Rewind Review: AZ – Doe Or Die

doordie.jpg Succeeding Nas’ classic album Illmatic in 1994, AZ released his debut album that would go on to be deemed classic material upon its release. In being released in 1995 along with Raekwon’s classic debut album Only Built 4 Cuban Linx, many say that these were the two premier albums that introduced Mafioso rap to the industry. After AZ’s incredible verse as a guest appearance on Nas’ song “Life’s A Bitch”, many listened in wonder as to if he could keep up the skill and ability that he displayed. To his success, AZ was able to further up the ante and show the world why he is proclaimed as one of the premier lyricists in the rap game.

Produced by AZ & Lunatic Mind
Right off the back AZ provides a great Intro track that gives you a taste of what’s to come as the album proceeds. AZ and Lunatic Mind produce a dark, grimy sounding beat that serves as the perfect compliment to theme of the album.

Uncut Raw
Produced by Loose; Co-Produced by AZ
The following track continues in the mood that was set with the introductory track, as Loose and AZ handle the production side with great skill. AZ’s skills are in abundance as he displays his lyrical ability in rapping about the street/Mafioso life and the continual hustle that takes place in environments they reside in.

Gimme Your’s
Featuring Nas; Produced by Pete Rock
This track features some early classic production by the soul brother Pete Rock that fits well with AZ and the lyrics that he’s spiting. AZ rhymes about everything in this world that he wants and has his eyes set on acquiring. The chorus features some crooning from Nas that gives the track a unique style and feel.

Ho Happy Jackie
Produced by Buckwild
I remember when I first heard this track I was immediately an avid listener of it. Buckwild produces a classic beat with the sampled “Little Children” by Kool & The Gang. I went and searched for the original record by Kool & The Gang that featured this song and listening to it just gave me a complete appreciation for this track and for production/sampling in general. AZ drops some great rhymes that warn guys to be on the lookout for the gold digging chicks (“Ho Happy Jackies”) that lurk around every corner just waiting for a dude with ends and money in his pocket.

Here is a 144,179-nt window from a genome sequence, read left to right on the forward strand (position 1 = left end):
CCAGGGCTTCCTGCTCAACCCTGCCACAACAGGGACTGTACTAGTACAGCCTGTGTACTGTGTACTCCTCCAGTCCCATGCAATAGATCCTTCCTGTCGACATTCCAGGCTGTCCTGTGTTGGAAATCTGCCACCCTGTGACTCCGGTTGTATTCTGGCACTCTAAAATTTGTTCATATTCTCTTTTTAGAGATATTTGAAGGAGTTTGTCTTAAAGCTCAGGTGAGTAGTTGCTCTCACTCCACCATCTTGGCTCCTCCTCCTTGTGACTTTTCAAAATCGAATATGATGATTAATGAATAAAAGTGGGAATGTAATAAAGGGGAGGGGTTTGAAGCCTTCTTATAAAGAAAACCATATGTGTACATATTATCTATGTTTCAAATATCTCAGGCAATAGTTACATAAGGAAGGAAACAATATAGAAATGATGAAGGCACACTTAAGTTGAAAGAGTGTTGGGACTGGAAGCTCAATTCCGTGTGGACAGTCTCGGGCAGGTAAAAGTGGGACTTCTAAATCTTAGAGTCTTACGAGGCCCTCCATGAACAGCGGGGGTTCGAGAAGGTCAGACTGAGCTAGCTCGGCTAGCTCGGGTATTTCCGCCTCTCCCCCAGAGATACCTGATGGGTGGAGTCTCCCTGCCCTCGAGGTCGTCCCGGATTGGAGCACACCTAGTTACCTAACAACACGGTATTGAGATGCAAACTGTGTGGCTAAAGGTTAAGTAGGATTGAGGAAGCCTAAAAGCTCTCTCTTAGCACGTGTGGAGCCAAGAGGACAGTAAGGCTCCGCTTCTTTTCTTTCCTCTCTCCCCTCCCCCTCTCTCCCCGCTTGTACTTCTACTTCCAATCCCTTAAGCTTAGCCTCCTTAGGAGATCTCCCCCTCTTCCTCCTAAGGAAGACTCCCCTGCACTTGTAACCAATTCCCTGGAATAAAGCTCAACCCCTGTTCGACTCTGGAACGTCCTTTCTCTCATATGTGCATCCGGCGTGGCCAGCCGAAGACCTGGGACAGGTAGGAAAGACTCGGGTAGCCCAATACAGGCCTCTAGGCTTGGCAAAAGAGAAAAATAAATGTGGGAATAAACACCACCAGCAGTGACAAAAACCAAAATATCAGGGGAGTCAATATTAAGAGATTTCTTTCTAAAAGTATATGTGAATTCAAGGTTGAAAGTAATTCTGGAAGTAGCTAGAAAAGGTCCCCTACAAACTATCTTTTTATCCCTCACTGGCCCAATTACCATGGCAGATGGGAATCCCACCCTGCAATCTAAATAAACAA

Rather Unique
Produced by Pete Rock
Earlier in speaking about how Nas’ inclusion on the chorus on “Gimme Your’s” gave that track a unique feel, AZ displays on this track why he is so unique as an artist for his lyrical dexterity and verbal presence. Pete Rock provides AZ with some more classic production on this track that showed why he was such a force to reckon with early in his career. The boom-bap of the kick and crisp snares and drum rolls display why Pete Rock has such a signature sound that has been so hard for other producers to match.

I Feel For You
Produced by Amar; Co-Produced by AZ
This track brings up the tempo and pace of the album as Amar and AZ provide a nicely produced beat that sits well with AZ’s lyrics. While this isn’t perceived in the same way as the previous classic tracks before this one, it is still able to hold up and match them in terms of lyrics and production.

Sugar Hill
Featuring Miss Jones; Produced by L.E.S.
The previous track gives way to this absolute classic track by AZ that features now Hot 97 radio personality Miss Jones singing on the hook. L.E.S. provides some great production on this track for AZ to flow effortlessly on while being compatible with Miss Jones’ singing. This is probably one of AZ’s most notable tracks and it’s easy to see why after listening to it.

Mo Money, Mo Murder (Homicide)
Featuring Nas; Produced by D.R. Period